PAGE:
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Sweet Clara and the Freedom Quilt (Reading…

Sweet Clara and the Freedom Quilt (Reading Rainbow Books) (original 1993; edition 1995)

by Deborah Hopkinson

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6854613,926 (4.44)2
Title:Sweet Clara and the Freedom Quilt (Reading Rainbow Books)
Authors:Deborah Hopkinson
Info:Dragonfly Books (1995), Edition: 1, Paperback, 40 pages
Collections:Your library

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Sweet Clara and the Freedom Quilt by Deborah Hopkinson (1993)



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Clara is a field hand who is sold away from her family. Her "aunt" teaches her to sew so she won't have to work in the fields any longer. While sewing she begins to create her own quilt that represents the land around her plantation so that she can runaway to freedom.

A strong book to read with grades 3-5 in a slavery/social students unit. Many great text features to be able to add to a mini lesson. ( )
  missbrandysue | Nov 25, 2015 |
Summary: A young woman, Clara, sews a quilt which helps contribute to hundreds making their way to freedom. Through her effort, she touches so many lives and learns that freedom cannot come without effort and fighting.

Personal Reaction: This is a really great book that demonstrates personal growth and character. I think that this would inspire readers to fight through their struggles, and even to help others.

Classroom extensions: I think it would be great for students to make a map of their home. I think it would also be great for students to make a paper quilt. ( )
  CelesteJoy | Sep 19, 2015 |
Underground Railroad, slavery, freedom, quilting
  LauraNelson | Jul 31, 2015 |
Summary: The life of 11-year old Clara is filled with talk of freedom to the north. Any slave could escape north if they only had a map. These stories inspire Clara to take matters into her own hands. Clara, with the help of her friends and their stories, she devises a plan to sew a map—a freedom quilt to lead her and others to freedom.

Personal Reaction: I have always enjoyed the illustrations in this book. Of course, it is also a story of a brave young girl escaping freedom and helping others do the same. It's important to keep these stories circulating, though many do not end so happily.

Classroom Extension: I would incorporate individual quilt squares to make a classroom quilt. Discuss the courageous meaning behind Clara’s actions and the implications of her risks.
  KaitlynBlevins | May 5, 2015 |
Summary: This book is about a little girl named Clara who works on a plantation. One day her aunt starts teaching her how to sew so she can work in the big house. Clara sewed a quilt that made a path to freedom. She got the information for the path by listening to conversations of other people. Other slaves would talk to each other in front of Clara on purpose so she would get the message about the path to freedom. She ended up helping over a hundred slaves to freedom.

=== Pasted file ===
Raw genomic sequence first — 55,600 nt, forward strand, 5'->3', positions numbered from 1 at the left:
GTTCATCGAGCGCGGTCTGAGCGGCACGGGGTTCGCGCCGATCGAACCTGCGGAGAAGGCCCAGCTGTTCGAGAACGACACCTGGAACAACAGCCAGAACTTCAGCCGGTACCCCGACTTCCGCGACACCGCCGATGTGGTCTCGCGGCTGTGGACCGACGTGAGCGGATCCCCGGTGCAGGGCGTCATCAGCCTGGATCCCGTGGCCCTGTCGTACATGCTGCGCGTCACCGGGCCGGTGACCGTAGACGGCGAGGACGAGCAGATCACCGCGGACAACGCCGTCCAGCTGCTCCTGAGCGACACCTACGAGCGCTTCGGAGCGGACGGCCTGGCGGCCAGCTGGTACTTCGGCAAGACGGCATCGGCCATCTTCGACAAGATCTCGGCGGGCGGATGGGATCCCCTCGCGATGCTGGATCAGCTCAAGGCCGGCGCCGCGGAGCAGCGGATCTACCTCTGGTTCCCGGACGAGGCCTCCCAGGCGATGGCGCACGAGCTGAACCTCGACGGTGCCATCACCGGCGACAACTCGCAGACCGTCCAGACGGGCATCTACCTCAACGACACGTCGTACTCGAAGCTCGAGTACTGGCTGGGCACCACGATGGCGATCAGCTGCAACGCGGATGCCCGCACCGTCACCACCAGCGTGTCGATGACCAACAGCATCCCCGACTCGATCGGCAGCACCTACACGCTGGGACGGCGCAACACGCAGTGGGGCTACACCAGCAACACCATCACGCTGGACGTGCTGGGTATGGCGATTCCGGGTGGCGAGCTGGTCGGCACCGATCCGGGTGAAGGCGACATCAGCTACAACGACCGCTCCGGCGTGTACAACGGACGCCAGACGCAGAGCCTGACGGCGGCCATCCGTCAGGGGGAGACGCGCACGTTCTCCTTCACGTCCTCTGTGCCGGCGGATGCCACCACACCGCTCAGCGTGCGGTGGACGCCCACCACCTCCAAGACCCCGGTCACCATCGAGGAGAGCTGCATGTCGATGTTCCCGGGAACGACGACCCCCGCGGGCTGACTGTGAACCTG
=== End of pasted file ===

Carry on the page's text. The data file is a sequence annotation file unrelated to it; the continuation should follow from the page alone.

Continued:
Personal Reaction: I thought it was a good book. The pictures were very nice. There weren't any big words, but a lot of the words were slang words. I like the story because it is real and things like that happened all the time. It is sad to me tat a lot of slaves didn't make it, but it's great that plenty of slaves did make it to freedom.

Classroom Extension Ideas:
1) Have the kids make a small quilt or design a quilt on paper
2) Have the kids make a map of their school
  Bretny | Apr 29, 2015 |
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» Add other authors (1 possible)

Author nameRoleType of authorWork?Status
Deborah Hopkinsonprimary authorall editionsconfirmed
Ransome, JamesIllustratormain authorall editionsconfirmed
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For my father and in memory of my mother
For Emma Ransom, the first slave of Pattie and General Matt W. Ransom, and all the other Ransom slaves on Verona Plantation
First words
Before I was even twelve years old, I got sent from North Farm to Home Plantation 'cause they needed another field hand.
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(Click to show. Warning: May contain spoilers.)
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Amazon.com Product Description (ISBN 0679874720, Paperback)

Illus. in full color. As a seamstress in the Big House, Clara dreams of a reunion with her Momma, who lives on another plantation--and even of running away to freedom. Then she overhears two slaves talking about the Underground Railroad. In a flash of inspiration, Clara sees how she can use the cloth in her scrap bag to make a map of the land--a freedom quilt--that no master will ever suspect.

(retrieved from Amazon Thu, 12 Mar 2015 18:09:12 -0400)

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A young slave stitches a quilt with a map pattern which guides her to freedom in the North.

(summary from another edition)

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